Thu
Aug 10 2017 2:00pm

Tracking the American Bandito

Americans love Robin Hood stories but have produced few of their own.

The thief is among the most charismatic protagonists in American popular culture. From frontier outlaws like Jesse James and Butch Cassidy to Depression-era figures like Bonnie & Clyde and John Dillinger and contemporary figures as diverse as D. B. Cooper, Frank “Catch Me If You Can” Abagnale, and the Bling Ring, many real-life American thieves become folkloric antiheroes, their actual exploits and motivations embellished to fit a more likable narrative. Our fictions are full of charming masters of the heist, modern descendants of the noble burglar like Danny Ocean and Catwoman, the heroes of movies as diverse as The Thomas Crown Affair, Dog Day Afternoon, Three Kings, the Michael Mann masterpieces Thief and Heat, and even computer capers like Hackers and Swordfish. But unlike the outlaw heroes of many other cultures, American popular thieves rarely exhibit any overt politics.

Throughout the world, there are stories of common criminals who, through their crimes, become viewed as figures of social justice, champions of the downtrodden. Consider Pancho Villa, Scotland’s Rob Roy, England’s Dick Turpin, Brazil’s Lampião, Hungary’s Sandor Rózsa, Australia’s Ned Kelly, the Haiduks of the Balkans, contemporary Indian outlaws like Veerappan, and even (depending who you ask) narcos like Pablo Escobar and El Chapo.

The late English historian Eric Hobsbawm studied the phenomenon in his 1969 book Bandits, identifying a trajectory that recurs across cultures and eras whereby the common thief (prototypically a rural outlaw) evolves into a “social bandit” and sometimes revolutionary. But while Hobsbawm cites more than a hundred historical examples, there are only a handful of Americans, none of whom really fit the thesis.

In America, thieves don’t have to share the loot with the people of their community to be loved. The social bandits of other cultures usually come from rural regions where the ownership of land is highly concentrated—not far removed from feudalism—and the path to justice becomes not just stealing from the rich but attacking the whole property system.

In the US, we may have an unequal distribution of wealth, but it’s not so much based on how the land was originally distributed. The American countryside is (or was) built on the egalitarian foundation of the family farm, and the rural outlaws we do have mostly come from the range wars of the Southwest—like the one that produced Billy the Kid or from the wars to take native lands that produced figures like Geronimo.

Our contemporary hero thieves more commonly attack urban wealth, the fortunes generated by industry and finance, the money hoarded by bankers. Danny Ocean is a good guy because the casino game is rigged, metaphorically reflecting our recognition that the urban capitalism game is too. American heist movies are really business movies, stories that know that no matter how much the teachers, preachers, and politicians may tell us how wealth comes from hard work and playing by the rules, the truth is the one Balzac and Michael Corleone both knew: behind every great fortune is a great crime (or at least some serious cheating).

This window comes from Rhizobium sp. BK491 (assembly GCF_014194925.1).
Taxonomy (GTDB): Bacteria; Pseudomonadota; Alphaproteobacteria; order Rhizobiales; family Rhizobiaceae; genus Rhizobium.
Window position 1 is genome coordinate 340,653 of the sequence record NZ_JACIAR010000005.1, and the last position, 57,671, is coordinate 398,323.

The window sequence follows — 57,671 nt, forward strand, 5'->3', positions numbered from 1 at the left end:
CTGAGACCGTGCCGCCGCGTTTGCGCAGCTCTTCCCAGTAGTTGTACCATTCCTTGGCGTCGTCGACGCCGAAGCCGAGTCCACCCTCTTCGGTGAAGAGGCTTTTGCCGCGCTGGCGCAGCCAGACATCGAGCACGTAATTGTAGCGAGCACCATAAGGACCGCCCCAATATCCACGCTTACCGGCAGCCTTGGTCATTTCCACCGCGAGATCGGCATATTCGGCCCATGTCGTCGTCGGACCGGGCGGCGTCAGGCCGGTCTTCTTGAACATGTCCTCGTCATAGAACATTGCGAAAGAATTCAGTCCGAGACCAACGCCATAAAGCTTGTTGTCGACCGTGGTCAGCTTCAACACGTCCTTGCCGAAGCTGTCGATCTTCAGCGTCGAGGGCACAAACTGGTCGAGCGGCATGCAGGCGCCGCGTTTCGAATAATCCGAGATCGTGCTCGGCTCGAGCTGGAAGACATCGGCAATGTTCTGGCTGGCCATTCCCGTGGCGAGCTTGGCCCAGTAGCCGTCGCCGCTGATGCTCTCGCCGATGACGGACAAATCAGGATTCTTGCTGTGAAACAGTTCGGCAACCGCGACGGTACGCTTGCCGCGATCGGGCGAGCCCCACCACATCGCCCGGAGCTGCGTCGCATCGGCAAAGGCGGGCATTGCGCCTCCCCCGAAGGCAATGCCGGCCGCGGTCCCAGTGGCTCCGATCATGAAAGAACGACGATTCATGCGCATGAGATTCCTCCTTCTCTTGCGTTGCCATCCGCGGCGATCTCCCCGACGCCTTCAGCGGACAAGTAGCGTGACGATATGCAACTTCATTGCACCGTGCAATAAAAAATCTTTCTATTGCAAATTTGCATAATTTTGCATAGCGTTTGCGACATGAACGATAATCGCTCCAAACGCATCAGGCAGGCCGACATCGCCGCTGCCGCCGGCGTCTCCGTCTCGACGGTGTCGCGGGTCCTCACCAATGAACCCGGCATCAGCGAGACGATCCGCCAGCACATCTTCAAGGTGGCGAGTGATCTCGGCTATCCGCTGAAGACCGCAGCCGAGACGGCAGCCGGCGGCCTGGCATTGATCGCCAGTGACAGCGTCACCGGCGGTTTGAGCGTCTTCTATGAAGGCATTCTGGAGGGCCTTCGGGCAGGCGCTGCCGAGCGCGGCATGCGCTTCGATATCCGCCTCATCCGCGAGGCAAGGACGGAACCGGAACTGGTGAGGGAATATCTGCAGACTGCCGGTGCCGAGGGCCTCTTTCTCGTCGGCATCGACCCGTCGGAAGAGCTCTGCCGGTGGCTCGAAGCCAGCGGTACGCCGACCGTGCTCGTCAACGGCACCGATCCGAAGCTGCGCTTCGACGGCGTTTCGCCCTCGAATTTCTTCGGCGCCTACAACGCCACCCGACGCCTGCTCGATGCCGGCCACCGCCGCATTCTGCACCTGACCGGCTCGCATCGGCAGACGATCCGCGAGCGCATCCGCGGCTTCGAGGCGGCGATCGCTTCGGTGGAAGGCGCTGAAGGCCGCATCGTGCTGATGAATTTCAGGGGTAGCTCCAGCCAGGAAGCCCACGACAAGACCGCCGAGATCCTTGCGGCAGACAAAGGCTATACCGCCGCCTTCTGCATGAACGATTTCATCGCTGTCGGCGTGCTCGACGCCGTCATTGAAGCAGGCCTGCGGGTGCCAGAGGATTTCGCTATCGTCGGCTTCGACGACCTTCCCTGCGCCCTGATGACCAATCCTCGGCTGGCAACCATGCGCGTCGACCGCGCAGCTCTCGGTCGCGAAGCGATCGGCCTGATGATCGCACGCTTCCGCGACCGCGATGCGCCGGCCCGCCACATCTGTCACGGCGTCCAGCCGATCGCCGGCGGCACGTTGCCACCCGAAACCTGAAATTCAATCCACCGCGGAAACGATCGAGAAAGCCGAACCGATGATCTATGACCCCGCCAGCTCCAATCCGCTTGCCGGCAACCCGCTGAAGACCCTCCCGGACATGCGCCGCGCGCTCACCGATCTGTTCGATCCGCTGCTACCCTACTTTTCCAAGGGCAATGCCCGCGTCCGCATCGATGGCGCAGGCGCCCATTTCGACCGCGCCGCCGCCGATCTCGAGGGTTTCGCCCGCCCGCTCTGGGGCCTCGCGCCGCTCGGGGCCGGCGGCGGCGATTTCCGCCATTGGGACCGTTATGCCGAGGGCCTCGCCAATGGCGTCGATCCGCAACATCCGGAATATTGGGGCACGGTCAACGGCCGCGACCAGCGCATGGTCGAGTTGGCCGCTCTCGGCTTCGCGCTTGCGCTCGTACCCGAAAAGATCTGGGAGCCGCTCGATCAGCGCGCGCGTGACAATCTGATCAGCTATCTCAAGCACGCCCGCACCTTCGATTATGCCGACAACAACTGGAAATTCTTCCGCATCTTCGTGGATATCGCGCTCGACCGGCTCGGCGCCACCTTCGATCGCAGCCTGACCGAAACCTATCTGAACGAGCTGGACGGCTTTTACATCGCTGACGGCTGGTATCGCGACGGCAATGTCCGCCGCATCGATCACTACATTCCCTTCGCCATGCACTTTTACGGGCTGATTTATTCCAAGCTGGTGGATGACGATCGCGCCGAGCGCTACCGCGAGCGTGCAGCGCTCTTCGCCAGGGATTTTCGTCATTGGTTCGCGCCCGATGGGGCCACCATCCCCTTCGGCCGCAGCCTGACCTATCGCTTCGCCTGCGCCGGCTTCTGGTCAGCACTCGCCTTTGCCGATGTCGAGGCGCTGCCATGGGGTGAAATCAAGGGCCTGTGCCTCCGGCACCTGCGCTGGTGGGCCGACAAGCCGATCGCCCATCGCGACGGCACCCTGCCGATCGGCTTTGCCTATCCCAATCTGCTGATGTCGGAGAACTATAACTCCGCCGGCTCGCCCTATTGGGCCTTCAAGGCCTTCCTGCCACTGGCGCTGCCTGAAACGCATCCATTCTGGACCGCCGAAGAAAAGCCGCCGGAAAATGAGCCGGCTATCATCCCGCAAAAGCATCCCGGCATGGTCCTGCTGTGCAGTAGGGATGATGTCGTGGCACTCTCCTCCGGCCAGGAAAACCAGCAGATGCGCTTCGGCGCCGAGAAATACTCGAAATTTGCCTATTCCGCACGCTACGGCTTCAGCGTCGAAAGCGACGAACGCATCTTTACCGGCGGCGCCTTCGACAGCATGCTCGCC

There are social bandits in American popular culture, but they usually hide in the corners of genre fiction. You can find them in the adventure and fantasy pulps, from sword & sorcery archetypes like Robert E. Howard’s Conan—a frontier drifter in loincloth drag who starts out as a common thief and goes on over the course of a long career to lead a revolution that deposes the corrupt king—to the American soldiers who become mercenaries and then use their skills to liberate oppressed peoples in faraway lands, like The Magnificent Seven, Lee Marvin’s gang in The Professionals, and Stallone’s burned-out Burma river paladin in the 2008 version of Rambo. Even Cormac McCarthy’s dark masterpiece Blood Meridian is a species of this, a story of violently marauding 19th-century filibusters with the mythological embellishment scraped off. But by situating the American social bandits in other countries, or imagined ones, these stories evade any authentically political bite. We may be raised on the story of our own revolution, but we like it to keep its powdered wigs on.

In my new novel Tropic of Kansas, I decided to take Hobsbawm’s archetype—thief becomes social bandit then revolutionary—and make an authentically American version. I created a character who shared the DNA of many of the aforementioned rogues, a country boy who embodies the backwoods and then walks into the America made by people who live in cities. I coupled him with another American type—the cop turned narc, a whistleblower woman with traces of Serpico, Snowden, Angela Davis, and even Patty Hearst.

To make their trajectory work, I needed to make the America they inhabit more unjust than the one we live in, a dystopia that draws from the material of real life. I found that the incorporation of politics into the tale of an American thief gives the story a different turbocharge than the lottery dreams of the heist—a payoff that is more authentically liberatory. It’s good to ask why we love our crooks and to imagine different kinds of American outlaws—ones who steal freedom instead of treasure from those who hoard it. 

 

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Christopher Brown is the author of Tropic of Kansas, a novel now available from Harper Voyager.

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